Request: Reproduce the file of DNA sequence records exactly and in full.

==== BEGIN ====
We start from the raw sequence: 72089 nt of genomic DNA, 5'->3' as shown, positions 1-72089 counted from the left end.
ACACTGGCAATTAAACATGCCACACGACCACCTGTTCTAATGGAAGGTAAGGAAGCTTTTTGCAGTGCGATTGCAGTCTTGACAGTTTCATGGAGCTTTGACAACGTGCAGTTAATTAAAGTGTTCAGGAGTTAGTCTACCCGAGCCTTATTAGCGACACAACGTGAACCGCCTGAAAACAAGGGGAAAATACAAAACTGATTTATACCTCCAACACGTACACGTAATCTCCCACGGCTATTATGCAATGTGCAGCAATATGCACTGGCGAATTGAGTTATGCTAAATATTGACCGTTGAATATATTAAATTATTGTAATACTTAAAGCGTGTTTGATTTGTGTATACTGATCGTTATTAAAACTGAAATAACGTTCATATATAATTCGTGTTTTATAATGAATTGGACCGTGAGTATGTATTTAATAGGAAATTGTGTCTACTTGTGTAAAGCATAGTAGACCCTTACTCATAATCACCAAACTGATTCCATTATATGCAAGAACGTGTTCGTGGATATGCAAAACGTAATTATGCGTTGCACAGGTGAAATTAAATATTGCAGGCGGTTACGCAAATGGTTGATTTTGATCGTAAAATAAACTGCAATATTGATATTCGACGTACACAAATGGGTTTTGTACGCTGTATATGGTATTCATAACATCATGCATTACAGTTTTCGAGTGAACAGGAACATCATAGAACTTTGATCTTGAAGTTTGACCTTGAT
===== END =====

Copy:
We start from the raw sequence: 72089 nt of genomic DNA, 5'->3' as shown, positions 1-72089 counted from the left end.
ACACTGGCAATTAAACATGCCACACGACCACCTGTTCTAATGGAAGGTAAGGAAGCTTTTTGCAGTGCGATTGCAGTCTTGACAGTTTCATGGAGCTTTGACAACGTGCAGTTAATTAAAGTGTTCAGGAGTTAGTCTACCCGAGCCTTATTAGCGACACAACGTGAACCGCCTGAAAACAAGGGGAAAATACAAAACTGATTTATACCTCCAACACGTACACGTAATCTCCCACGGCTATTATGCAATGTGCAGCAATATGCACTGGCGAATTGAGTTATGCTAAATATTGACCGTTGAATATATTAAATTATTGTAATACTTAAAGCGTGTTTGATTTGTGTATACTGATCGTTATTAAAACTGAAATAACGTTCATATATAATTCGTGTTTTATAATGAATTGGACCGTGAGTATGTATTTAATAGGAAATTGTGTCTACTTGTGTAAAGCATAGTAGACCCTTACTCATAATCACCAAACTGATTCCATTATATGCAAGAACGTGTTCGTGGATATGCAAAACGTAATTATGCGTTGCACAGGTGAAATTAAATATTGCAGGCGGTTACGCAAATGGTTGATTTTGATCGTAAAATAAACTGCAATATTGATATTCGACGTACACAAATGGGTTTTGTACGCTGTATATGGTATTCATAACATCATGCATTACAGTTTTCGAGTGAACAGGAACATCATAGAACTTTGATCTTGAAGTTTGACCTTGAT